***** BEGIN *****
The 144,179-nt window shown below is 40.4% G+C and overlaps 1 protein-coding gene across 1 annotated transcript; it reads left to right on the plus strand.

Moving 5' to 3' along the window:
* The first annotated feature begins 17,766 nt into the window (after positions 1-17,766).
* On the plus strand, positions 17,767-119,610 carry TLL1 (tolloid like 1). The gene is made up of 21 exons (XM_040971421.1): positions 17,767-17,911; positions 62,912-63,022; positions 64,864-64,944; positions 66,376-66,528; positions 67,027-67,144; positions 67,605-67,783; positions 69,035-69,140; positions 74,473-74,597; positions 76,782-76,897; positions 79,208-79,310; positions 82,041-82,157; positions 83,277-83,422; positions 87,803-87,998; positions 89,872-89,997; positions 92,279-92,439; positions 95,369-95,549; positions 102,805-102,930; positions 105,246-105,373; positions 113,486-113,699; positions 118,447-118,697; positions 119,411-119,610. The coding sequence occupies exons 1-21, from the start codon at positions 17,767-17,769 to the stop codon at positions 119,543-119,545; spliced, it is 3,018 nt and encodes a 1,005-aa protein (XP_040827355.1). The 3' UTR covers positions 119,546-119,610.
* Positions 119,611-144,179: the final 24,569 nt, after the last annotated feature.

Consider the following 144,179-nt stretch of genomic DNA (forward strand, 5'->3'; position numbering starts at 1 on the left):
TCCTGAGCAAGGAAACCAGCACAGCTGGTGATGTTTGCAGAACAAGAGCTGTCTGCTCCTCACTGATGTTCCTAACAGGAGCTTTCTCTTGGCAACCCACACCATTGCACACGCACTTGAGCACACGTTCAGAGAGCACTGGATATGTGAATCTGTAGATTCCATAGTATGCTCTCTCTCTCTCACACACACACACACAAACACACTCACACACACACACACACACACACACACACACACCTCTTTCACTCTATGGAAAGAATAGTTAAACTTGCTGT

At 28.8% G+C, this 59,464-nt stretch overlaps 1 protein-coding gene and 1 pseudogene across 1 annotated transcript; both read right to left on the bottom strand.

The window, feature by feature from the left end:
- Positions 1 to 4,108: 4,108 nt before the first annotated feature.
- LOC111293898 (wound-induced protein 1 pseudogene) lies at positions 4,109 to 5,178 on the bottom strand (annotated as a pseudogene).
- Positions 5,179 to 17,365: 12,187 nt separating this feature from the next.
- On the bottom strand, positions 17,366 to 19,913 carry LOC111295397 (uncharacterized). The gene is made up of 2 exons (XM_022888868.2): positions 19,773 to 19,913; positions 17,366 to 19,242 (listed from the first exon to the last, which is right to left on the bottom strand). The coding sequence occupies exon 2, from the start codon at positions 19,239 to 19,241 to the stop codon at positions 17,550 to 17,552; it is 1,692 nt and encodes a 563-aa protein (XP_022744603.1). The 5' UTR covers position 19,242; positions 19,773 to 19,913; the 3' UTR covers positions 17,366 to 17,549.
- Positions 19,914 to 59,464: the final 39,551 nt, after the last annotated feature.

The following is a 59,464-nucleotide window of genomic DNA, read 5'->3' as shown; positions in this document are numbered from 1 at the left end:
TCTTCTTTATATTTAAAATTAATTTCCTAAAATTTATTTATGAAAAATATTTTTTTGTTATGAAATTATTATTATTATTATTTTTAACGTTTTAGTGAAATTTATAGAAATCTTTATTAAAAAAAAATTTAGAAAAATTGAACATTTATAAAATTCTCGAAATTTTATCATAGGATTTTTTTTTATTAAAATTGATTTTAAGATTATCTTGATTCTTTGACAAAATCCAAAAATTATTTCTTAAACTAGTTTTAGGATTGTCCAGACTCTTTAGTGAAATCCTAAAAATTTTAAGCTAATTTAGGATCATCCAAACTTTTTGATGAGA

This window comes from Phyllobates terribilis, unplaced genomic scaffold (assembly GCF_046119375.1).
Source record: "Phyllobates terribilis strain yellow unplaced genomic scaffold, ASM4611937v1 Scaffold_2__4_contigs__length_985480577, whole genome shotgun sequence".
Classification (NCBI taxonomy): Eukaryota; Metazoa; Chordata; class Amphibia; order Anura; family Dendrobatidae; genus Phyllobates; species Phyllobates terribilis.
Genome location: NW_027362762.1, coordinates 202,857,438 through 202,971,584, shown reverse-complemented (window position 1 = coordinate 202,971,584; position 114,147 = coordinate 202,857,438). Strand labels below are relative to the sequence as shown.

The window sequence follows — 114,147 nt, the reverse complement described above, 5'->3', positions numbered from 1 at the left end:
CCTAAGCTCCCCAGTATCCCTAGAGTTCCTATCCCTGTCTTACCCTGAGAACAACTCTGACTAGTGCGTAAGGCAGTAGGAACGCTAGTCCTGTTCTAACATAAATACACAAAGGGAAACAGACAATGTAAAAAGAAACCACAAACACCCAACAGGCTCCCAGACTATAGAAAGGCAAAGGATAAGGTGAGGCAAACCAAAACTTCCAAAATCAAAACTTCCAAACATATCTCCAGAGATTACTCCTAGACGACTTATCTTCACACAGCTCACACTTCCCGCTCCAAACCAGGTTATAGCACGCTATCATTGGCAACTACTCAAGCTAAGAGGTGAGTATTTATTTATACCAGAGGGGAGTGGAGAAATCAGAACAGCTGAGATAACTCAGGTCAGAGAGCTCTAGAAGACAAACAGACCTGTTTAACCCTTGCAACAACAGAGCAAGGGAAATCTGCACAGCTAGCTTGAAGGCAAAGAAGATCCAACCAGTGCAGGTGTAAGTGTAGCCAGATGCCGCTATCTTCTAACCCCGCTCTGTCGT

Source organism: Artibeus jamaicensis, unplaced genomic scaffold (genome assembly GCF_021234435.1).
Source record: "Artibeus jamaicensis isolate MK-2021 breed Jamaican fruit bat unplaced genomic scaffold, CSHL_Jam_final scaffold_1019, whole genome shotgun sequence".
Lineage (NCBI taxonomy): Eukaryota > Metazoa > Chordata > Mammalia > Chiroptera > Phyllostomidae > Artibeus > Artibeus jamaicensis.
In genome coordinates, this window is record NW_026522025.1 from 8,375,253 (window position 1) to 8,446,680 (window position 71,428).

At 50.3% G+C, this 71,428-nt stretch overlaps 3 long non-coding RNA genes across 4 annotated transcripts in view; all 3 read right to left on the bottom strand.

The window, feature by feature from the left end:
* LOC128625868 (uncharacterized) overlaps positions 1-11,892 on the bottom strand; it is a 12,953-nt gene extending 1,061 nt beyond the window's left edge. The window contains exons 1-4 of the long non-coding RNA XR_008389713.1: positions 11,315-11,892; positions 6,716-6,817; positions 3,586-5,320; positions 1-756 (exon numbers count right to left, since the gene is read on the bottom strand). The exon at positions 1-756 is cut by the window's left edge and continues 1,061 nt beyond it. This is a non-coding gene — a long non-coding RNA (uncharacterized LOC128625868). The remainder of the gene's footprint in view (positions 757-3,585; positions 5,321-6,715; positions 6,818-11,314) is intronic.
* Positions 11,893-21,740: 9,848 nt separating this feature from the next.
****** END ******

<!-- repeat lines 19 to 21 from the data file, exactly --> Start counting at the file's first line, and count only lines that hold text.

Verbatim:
Classification (NCBI taxonomy): Eukaryota; Metazoa; Chordata; class Amphibia; order Anura; family Dendrobatidae; genus Phyllobates; species Phyllobates terribilis.
Genome location: NW_027362762.1, coordinates 202,857,438 through 202,971,584, shown reverse-complemented (window position 1 = coordinate 202,971,584; position 114,147 = coordinate 202,857,438). Strand labels below are relative to the sequence as shown.

The window sequence follows — 114,147 nt, the reverse complement described above, 5'->3', positions numbered from 1 at the left end: